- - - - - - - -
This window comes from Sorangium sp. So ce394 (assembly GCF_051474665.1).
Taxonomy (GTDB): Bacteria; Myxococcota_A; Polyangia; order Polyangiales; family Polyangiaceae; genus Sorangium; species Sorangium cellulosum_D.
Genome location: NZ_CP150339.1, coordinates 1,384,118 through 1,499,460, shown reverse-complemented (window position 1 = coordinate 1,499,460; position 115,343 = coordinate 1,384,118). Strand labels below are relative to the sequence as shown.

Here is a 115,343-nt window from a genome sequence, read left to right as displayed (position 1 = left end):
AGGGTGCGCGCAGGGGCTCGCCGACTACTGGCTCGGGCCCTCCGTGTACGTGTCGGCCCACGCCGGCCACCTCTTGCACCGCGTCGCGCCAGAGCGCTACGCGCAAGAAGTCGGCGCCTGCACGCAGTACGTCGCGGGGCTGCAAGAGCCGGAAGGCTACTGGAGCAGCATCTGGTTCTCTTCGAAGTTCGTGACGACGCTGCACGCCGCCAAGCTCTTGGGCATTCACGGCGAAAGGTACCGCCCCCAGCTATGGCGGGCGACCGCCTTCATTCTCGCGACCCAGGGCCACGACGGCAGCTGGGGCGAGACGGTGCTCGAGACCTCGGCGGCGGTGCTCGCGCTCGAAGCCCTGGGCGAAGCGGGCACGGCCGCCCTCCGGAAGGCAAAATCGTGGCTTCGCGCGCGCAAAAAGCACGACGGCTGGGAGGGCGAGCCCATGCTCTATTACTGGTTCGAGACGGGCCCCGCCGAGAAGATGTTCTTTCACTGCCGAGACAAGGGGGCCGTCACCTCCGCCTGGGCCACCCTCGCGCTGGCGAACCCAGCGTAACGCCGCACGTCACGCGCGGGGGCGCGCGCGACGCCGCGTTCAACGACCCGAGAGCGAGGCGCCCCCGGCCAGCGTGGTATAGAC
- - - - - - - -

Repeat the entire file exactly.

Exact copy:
This window comes from Sorangium sp. So ce394 (assembly GCF_051474665.1).
Taxonomy (GTDB): Bacteria; Myxococcota_A; Polyangia; order Polyangiales; family Polyangiaceae; genus Sorangium; species Sorangium cellulosum_D.
Genome location: NZ_CP150339.1, coordinates 1,384,118 through 1,499,460, shown reverse-complemented (window position 1 = coordinate 1,499,460; position 115,343 = coordinate 1,384,118). Strand labels below are relative to the sequence as shown.

Here is a 115,343-nt window from a genome sequence, read left to right as displayed (position 1 = left end):
AGGGTGCGCGCAGGGGCTCGCCGACTACTGGCTCGGGCCCTCCGTGTACGTGTCGGCCCACGCCGGCCACCTCTTGCACCGCGTCGCGCCAGAGCGCTACGCGCAAGAAGTCGGCGCCTGCACGCAGTACGTCGCGGGGCTGCAAGAGCCGGAAGGCTACTGGAGCAGCATCTGGTTCTCTTCGAAGTTCGTGACGACGCTGCACGCCGCCAAGCTCTTGGGCATTCACGGCGAAAGGTACCGCCCCCAGCTATGGCGGGCGACCGCCTTCATTCTCGCGACCCAGGGCCACGACGGCAGCTGGGGCGAGACGGTGCTCGAGACCTCGGCGGCGGTGCTCGCGCTCGAAGCCCTGGGCGAAGCGGGCACGGCCGCCCTCCGGAAGGCAAAATCGTGGCTTCGCGCGCGCAAAAAGCACGACGGCTGGGAGGGCGAGCCCATGCTCTATTACTGGTTCGAGACGGGCCCCGCCGAGAAGATGTTCTTTCACTGCCGAGACAAGGGGGCCGTCACCTCCGCCTGGGCCACCCTCGCGCTGGCGAACCCAGCGTAACGCCGCACGTCACGCGCGGGGGCGCGCGCGACGCCGCGTTCAACGACCCGAGAGCGAGGCGCCCCCGGCCAGCGTGGTATAGAC